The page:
SPRINGFIELD, N.J. - At the British Open two weeks ago, two players equaled the lowest round in a major by shooting 63s: eventual runner-up Phil Mickelson in the first round and winner Henrik Stenson to close things out.

In Friday's second round of the PGA Championship at Baltusrol, Robert Streb joined the club.

Robert Streb?

On Saturday, Mickelson, who won the PGA here in 2005, was one of 37 golfers who finished their third round. Ten never made it to the first tee before the nasty weather arrived. Lefty carded a 2-under-par 68 that left him at 1-under for the tournament, tied for 42nd.

Then he predicted there would be a new 18-hole scoring record before this major is over, whenever that might be.

"The golf course is susceptible," said Mickelson, whose putt on 18 for a 62 at Royal Troon lipped out. "There is a low-60s round [possible]. I think somebody is going to break that 63 [barrier] in the next two days. The greens are pristine. You can make a lot of putts. They are soft, so you can get the ball very close. I think that there's a 61 or 62 out there that I was probably trying to chase a little too hard.

"I would be surprised if it [didn't happen]. The course is playing to where you can fly 6-, 7-, 8-irons at the hole, [and] it's going to stop right there. The challenge of Baltusrol is the greens, and when they are [vulnerable], the difficulty is negated. All that extra roll and runoff is not coming into play. Just a lot of birdie holes [now].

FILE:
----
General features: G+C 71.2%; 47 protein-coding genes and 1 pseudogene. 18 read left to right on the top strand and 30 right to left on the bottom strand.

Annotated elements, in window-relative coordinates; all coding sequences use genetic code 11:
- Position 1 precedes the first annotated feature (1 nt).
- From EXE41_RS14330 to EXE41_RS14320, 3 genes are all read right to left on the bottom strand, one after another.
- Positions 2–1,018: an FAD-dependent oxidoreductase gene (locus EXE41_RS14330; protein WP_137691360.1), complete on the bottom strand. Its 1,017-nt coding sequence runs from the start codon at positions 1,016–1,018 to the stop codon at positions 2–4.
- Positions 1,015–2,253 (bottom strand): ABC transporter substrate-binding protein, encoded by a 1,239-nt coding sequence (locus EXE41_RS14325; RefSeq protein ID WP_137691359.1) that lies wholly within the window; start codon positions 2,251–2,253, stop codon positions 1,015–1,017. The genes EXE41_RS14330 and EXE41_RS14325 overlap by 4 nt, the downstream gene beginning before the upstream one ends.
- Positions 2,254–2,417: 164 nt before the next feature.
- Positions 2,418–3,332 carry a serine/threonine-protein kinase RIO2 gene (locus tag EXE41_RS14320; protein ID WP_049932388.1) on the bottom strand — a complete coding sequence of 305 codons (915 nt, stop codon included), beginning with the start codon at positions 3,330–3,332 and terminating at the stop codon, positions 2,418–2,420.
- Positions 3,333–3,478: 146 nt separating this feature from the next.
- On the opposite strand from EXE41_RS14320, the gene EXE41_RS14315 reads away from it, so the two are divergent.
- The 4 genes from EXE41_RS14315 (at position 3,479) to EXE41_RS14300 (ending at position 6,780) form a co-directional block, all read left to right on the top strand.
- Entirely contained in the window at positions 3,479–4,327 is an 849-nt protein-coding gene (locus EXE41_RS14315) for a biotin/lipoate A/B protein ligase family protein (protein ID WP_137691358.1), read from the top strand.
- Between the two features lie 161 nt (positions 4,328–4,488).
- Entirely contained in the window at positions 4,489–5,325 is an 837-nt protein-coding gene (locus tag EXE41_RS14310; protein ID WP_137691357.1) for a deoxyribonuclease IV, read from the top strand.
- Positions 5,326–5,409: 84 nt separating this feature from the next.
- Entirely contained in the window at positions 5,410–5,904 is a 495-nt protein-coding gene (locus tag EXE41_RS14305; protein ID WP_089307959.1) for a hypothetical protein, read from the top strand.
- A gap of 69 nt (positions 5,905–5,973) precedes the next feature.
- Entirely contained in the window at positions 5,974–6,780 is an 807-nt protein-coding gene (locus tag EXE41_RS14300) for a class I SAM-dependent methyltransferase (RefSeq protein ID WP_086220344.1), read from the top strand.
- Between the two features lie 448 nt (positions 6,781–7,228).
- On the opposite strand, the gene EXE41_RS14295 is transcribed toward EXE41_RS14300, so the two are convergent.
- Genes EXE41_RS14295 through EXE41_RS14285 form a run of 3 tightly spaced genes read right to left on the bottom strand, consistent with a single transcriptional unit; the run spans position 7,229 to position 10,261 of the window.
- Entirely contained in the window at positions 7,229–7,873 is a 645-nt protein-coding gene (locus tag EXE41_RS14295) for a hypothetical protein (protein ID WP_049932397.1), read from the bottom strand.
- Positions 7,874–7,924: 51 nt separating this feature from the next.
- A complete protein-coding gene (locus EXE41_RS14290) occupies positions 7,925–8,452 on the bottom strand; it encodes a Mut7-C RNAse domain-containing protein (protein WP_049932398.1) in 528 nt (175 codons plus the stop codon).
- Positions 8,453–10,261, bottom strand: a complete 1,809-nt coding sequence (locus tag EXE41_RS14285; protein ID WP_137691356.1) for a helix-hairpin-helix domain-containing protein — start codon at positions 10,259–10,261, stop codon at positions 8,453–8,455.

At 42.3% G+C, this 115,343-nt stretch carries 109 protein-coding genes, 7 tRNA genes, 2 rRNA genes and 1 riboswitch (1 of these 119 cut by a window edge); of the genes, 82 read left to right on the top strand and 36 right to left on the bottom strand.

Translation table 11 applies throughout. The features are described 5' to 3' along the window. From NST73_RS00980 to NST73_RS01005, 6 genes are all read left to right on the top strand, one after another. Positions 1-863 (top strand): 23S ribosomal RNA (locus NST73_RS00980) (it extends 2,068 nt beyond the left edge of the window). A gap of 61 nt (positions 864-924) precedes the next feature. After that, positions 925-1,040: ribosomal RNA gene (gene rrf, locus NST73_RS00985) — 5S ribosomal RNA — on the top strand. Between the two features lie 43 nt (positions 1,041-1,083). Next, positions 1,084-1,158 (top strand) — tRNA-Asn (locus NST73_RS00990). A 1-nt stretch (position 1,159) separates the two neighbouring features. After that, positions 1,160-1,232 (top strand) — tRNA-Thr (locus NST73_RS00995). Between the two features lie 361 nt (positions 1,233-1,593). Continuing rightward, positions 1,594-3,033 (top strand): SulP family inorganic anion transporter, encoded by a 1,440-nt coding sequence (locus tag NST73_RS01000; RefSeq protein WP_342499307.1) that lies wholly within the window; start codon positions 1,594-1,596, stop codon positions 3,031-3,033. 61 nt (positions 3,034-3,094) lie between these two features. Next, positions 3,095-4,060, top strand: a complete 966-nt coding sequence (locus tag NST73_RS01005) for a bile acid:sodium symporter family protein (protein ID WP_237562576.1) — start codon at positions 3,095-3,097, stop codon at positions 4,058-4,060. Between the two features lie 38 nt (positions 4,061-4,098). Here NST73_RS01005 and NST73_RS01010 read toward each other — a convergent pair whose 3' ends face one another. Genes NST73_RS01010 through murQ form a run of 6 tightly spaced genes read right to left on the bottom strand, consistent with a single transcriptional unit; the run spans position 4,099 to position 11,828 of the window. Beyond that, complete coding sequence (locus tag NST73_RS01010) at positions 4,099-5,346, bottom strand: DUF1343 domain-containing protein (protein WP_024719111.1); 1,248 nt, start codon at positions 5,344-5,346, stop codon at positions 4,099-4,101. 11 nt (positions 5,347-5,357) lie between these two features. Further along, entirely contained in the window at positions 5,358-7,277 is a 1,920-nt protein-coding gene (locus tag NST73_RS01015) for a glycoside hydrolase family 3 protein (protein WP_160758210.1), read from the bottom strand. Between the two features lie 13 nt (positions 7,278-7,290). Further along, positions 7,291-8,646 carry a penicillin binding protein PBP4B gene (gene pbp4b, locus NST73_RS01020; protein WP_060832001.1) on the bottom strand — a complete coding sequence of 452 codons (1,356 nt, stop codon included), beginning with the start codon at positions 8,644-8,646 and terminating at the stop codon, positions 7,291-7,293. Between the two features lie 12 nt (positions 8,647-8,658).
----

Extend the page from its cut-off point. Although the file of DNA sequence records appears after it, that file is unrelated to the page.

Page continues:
"I've been shooting such low scores in preparation that I thought I was going to come out and light this thing up. I started steering it. I started losing some of the feel with the swing."

Mickelson, who opened the second round with a triple bogey, started with a bogey this time. He made four birdies and another bogey the rest of the way. He's not going to be a factor Sunday, but the crowds still yell out his name like he's in front by double digits. And he appreciates all the love.

"I don't know how to explain the incredible feeling it is to play here in this area," he said. "To have the people be as supportive and as kind and as loyal as they've been to me and my family over the years, it's my favorite place to play.

"When things aren't going well, they get me back on track and give me that little extra energy boost. When things are going well, they push me to even greater heights. I wish I had been playing well. Getting in contention, [the reaction is] really something to behold. Even though it's not happening this week, when we come back for Barclays at Bethpage Black [in the FedEx Cup playoffs] I'm hopeful to put it all together there. . . .

"I was excited where my game was at. I just think that my expectations had grown. I put a little too much pressure on myself and forced the issue rather than letting it happen the way I did [in Scotland]."